Even if you are not expecting a problem divorce, you should get copies of these documents.  Things change, and when an otherwise agreeable spouse realizes that you want (and are entitled to) a portion of his or her retirement savings, he or she might become less agreeable.  Put copies of these documents in a box and store them somewhere that your spouse cannot get at them. Maybe store them in the basement of your best friend’s house, so that you have them when you or your attorney needs them. Store them at your parent’s house or in a safe place where you work. Put them somewhere that your spouse cannot get at them and destroy them.

This simple step will save you time and money.

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What is an “Uncontested Divorce”?

An uncontested divorce is a divorce proceeding in which the parties agree on how to resolve all issues.  Instead of having a trial before a judge, the parties sign a written agreement. In Minnesota, this agreement is called a “Marital Termination Agreement.” Sometimes parties can reach an agreement right away. Sometimes parties may start out with a significant disagreement about one or more disputed issues, and these issues are resolved during the negotiation process.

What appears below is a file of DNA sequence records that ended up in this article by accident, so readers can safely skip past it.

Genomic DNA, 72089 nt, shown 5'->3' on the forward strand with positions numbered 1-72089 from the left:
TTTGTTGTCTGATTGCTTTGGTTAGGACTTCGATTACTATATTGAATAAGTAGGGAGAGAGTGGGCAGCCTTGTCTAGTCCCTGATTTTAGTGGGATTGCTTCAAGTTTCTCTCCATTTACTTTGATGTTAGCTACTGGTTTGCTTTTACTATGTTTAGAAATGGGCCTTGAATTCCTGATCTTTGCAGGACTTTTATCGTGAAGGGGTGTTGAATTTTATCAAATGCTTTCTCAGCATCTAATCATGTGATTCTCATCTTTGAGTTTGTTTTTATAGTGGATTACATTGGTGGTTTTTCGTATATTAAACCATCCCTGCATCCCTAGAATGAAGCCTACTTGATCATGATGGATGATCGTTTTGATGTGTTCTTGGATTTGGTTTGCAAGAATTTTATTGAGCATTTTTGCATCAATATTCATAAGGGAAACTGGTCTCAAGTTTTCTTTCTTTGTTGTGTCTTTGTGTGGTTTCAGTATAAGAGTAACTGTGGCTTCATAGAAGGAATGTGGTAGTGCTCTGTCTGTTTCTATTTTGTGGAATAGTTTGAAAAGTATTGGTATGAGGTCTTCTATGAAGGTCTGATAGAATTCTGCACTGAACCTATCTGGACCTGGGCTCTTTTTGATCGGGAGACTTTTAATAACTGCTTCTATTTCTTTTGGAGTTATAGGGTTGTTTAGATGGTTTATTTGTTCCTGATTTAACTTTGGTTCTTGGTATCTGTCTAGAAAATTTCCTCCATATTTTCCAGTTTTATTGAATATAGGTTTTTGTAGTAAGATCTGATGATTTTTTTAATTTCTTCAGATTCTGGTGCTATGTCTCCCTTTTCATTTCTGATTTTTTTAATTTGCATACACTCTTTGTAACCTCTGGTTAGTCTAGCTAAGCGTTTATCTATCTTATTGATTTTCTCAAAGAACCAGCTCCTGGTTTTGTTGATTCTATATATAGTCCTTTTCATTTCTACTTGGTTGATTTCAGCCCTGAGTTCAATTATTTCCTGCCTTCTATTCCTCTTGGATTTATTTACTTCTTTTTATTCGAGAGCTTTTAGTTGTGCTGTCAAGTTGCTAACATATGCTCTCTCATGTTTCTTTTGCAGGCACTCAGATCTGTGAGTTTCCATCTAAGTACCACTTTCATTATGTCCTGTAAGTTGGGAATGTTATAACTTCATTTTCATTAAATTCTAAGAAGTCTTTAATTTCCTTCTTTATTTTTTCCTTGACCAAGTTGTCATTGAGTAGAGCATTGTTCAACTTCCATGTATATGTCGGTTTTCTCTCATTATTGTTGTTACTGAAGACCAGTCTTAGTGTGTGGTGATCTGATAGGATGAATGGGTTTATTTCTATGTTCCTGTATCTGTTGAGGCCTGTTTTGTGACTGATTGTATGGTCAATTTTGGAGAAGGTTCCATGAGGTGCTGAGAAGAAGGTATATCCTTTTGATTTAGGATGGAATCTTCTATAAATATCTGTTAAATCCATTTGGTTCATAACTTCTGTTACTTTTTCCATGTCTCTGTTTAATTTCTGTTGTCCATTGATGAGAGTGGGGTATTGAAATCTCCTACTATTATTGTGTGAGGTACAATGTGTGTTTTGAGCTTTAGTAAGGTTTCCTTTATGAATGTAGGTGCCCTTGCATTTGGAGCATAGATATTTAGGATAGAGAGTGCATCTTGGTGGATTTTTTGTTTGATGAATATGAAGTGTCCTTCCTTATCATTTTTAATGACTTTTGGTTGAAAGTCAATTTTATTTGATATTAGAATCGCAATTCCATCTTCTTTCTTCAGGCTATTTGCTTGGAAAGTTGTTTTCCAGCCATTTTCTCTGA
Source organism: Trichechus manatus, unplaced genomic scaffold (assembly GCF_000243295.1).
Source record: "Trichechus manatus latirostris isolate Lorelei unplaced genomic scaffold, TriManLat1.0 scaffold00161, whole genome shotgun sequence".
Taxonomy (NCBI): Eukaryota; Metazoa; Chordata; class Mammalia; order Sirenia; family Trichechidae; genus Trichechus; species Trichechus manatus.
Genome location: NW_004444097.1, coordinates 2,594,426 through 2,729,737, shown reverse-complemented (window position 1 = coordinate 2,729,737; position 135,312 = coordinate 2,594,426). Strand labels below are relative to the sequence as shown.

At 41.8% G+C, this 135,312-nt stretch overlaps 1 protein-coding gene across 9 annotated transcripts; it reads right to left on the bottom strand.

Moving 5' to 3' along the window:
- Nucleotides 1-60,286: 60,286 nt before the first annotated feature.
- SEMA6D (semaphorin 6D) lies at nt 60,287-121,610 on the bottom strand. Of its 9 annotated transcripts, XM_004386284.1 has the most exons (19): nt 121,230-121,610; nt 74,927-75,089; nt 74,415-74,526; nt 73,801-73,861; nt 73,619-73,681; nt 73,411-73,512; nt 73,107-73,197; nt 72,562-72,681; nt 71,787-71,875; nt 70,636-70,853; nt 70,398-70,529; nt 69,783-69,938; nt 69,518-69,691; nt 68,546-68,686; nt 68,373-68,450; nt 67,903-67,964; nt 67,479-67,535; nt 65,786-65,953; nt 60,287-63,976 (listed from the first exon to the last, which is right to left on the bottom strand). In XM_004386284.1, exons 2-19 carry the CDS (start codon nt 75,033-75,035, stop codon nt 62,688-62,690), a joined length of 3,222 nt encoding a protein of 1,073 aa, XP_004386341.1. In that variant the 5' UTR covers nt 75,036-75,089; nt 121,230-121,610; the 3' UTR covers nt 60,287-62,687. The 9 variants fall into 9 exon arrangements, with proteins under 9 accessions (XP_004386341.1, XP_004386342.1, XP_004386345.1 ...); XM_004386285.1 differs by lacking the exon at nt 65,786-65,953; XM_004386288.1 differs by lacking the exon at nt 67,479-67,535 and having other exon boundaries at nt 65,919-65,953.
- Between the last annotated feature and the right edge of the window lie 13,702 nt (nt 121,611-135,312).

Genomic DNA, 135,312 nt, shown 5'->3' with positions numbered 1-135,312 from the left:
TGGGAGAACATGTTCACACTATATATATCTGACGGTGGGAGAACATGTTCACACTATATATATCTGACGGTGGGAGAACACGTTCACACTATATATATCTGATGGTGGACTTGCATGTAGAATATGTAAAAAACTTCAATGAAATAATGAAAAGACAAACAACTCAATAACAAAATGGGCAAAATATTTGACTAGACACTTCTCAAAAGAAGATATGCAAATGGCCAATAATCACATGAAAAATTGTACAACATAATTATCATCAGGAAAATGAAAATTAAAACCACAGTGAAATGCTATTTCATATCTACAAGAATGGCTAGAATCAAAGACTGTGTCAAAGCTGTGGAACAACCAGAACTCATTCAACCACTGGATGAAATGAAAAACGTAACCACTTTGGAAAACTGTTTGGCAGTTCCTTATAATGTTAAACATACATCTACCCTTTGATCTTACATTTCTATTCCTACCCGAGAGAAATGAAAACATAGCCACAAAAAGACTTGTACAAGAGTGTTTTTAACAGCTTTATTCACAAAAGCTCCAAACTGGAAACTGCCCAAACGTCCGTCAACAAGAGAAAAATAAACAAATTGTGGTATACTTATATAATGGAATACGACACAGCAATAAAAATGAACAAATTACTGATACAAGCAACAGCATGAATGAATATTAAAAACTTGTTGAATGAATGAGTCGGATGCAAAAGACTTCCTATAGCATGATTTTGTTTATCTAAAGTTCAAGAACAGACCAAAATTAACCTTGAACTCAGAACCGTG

Disputed issues can include child custody, child parenting time, the amount of child support that is paid, whether spousal maintenance (alimony) is paid to a spouse, which spouse gets the house, which spouse pays the debt, how the retirement assets should be divided, and there are many others.

It is important to realize that just because there are disputed issues at the beginning of the divorce process, this does not mean that eventually there will be a trial before a judge. There are several ways of resolving disputes and reaching a fair agreement, including negotiations between the attorneys, mediation with a neutral third party, valuations by a neutral expert, and recommendations by a qualified neutral.

As a Minnesota divorce attorney who has been practicing for more than 17 years, my experience is that even in a situation where parties have an agreement, it is helpful to have a skilled attorney involved. An attorney is usually aware of issues that an unrepresented party is not. More importantly, an attorney can negotiate more effectively for a person than that person can for himself or herself.

In future blog entrys, I am going to discuss contested divorces and uncontested divorces at greater length. In the meantime, you should feel free to call me or e-mail me with questions or concerns. You can call me at (952) 270-7700 and you can e-mail me at dan@fiskumlaw.com.